The rising concerns for care facility residents during COVID-19

In the age of COVID-19, relatives of nursing home and long-term care facility residents remain concerned about the lives of their elderly loved ones. Many of these residents are the most vulnerable to this terrible pandemic. As a result, these facilities must continue to implement and improve measures that protect the lives and ensure the safety of each resident.

New York City along with the state’s nursing homes and long-term care facilities are among the places in our country that have been hardest hit by COVID-19. The results have been tragic, but many health care workers continue to do their best to provide proper care during these uncertain times.

More than 5,000 deaths in New York nursing homes

Through May 8, more than 5,000 deaths in New York’s nursing homes were attributed to confirmed or presumed COVID-19 cases. And, sadly, those numbers will continue to grow.

New York Governor Andrew Cuomo continues to provide daily briefings, reassuring the public about the state’s dealings with this unprecedented situation. At a recent briefing, he once again declared that nursing home residents suffering from COVID-19 must be transferred to different facilities if they cannot be properly cared for.

If you have a loved one currently in a nursing home or long-term care facility, here are some things you can do:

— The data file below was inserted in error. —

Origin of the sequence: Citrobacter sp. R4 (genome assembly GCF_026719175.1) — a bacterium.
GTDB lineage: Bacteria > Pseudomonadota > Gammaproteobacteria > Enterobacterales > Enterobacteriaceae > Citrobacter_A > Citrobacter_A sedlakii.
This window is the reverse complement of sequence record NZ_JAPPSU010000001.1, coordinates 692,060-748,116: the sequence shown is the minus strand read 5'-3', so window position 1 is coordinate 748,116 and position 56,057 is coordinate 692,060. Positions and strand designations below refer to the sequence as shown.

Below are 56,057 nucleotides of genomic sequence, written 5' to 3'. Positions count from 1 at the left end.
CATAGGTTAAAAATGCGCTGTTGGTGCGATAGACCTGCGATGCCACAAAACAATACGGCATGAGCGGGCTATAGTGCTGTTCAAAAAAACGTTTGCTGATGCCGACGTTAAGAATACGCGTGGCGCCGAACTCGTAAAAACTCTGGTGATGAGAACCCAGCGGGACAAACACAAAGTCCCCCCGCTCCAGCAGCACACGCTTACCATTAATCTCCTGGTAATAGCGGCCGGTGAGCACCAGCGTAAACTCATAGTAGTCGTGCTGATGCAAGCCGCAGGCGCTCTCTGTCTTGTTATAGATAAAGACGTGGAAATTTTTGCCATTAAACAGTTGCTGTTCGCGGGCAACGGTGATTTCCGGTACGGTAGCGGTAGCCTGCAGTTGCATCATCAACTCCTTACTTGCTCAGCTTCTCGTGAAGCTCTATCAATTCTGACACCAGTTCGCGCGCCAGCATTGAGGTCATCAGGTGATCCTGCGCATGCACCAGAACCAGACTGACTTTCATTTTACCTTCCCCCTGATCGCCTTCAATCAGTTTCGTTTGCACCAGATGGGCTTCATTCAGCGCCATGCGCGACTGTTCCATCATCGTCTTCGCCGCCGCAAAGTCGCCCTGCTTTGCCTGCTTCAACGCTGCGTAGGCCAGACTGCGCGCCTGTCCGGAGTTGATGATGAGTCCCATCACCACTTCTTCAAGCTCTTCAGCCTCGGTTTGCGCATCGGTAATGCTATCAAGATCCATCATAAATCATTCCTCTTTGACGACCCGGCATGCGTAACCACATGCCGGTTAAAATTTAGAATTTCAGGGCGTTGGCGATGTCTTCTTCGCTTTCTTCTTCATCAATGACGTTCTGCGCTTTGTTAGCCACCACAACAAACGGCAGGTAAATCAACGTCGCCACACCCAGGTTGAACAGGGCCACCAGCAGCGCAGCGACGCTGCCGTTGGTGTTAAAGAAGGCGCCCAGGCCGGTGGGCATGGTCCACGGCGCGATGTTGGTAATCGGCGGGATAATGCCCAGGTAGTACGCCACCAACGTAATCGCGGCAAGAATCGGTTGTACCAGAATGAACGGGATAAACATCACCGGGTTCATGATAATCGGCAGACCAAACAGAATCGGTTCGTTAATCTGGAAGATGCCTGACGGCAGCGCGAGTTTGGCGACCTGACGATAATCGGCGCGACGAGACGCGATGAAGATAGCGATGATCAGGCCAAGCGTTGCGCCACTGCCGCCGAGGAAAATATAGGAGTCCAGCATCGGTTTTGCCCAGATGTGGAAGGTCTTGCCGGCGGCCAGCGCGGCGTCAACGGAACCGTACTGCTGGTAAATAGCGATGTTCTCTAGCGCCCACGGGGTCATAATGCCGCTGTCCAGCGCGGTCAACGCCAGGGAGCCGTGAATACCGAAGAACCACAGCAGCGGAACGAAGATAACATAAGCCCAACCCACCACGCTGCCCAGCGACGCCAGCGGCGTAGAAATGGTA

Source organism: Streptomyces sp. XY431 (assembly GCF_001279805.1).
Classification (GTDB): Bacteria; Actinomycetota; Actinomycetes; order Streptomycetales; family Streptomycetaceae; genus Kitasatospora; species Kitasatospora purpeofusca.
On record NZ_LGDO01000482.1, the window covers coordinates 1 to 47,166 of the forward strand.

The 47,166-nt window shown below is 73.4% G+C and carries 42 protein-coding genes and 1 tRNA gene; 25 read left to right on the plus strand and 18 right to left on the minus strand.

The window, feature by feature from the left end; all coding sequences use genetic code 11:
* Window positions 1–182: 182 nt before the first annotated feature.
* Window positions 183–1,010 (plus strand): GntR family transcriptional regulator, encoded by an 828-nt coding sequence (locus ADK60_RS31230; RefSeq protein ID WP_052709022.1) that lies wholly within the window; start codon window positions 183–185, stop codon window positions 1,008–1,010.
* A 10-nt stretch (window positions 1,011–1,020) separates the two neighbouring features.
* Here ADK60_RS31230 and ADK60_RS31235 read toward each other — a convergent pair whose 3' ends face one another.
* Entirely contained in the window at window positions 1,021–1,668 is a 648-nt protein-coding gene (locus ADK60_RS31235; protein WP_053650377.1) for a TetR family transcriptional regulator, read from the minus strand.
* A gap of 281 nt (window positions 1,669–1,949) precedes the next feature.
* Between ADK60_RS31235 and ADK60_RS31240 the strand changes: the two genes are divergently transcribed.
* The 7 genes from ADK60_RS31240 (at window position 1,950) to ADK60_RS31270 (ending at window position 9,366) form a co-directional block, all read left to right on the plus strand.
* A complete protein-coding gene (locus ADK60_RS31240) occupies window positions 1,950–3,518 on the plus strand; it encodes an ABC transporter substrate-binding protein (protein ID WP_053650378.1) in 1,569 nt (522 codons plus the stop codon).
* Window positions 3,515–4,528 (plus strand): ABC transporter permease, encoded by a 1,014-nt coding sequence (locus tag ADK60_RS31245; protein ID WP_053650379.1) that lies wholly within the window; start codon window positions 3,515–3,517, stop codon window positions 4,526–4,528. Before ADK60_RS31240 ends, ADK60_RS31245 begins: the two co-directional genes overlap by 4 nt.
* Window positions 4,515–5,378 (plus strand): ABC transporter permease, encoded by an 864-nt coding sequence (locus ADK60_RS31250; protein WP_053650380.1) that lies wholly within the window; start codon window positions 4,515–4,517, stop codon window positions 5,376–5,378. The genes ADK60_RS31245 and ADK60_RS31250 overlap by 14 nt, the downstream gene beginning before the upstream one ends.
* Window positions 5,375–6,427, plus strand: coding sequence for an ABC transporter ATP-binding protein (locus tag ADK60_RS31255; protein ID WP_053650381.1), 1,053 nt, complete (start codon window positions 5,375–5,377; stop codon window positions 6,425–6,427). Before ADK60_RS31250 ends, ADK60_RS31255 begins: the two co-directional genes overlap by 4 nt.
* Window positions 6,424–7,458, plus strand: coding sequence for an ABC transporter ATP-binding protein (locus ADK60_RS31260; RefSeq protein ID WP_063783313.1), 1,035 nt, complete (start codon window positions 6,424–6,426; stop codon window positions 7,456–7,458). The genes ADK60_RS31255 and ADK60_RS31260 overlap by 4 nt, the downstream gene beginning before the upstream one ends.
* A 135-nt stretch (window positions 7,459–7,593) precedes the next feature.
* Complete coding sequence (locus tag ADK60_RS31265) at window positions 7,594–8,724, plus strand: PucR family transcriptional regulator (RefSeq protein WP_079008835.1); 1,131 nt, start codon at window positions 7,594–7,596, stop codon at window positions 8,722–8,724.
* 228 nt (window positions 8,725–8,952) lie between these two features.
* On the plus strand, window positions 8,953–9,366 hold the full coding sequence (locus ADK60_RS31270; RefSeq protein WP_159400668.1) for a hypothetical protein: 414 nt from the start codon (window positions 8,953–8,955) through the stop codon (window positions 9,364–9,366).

• Get daily or weekly updates from care facility officials. Be proactive and insistent. You want to learn about the safety and precautionary measures that the facilities have implemented. You also want to know whether the health of your loved one has taken a turn for the worse.
  • In-person visits likely cannot occur during this pandemic. Regardless, stay in contact with your loved ones as much as you can. If they are still lucid, virtual visits are a possibility through Zoom, FaceTime, Facebook Messenger, Google Duo and Skype. You can also write letters of support and send cards.
  • Stay in contact and form a support group with other families you know whose parents are in the same or similar facility. They, too, are likely experiencing the anxiety and concern that you have. You will find kindred spirits and comfort.

Tears of concern as well as tears of anger are not uncommon during these difficult days confronting COVID-19. This contagion has surfaced with terrible results. It is crucial to remain up to date and try to find an uplifting message somewhere.


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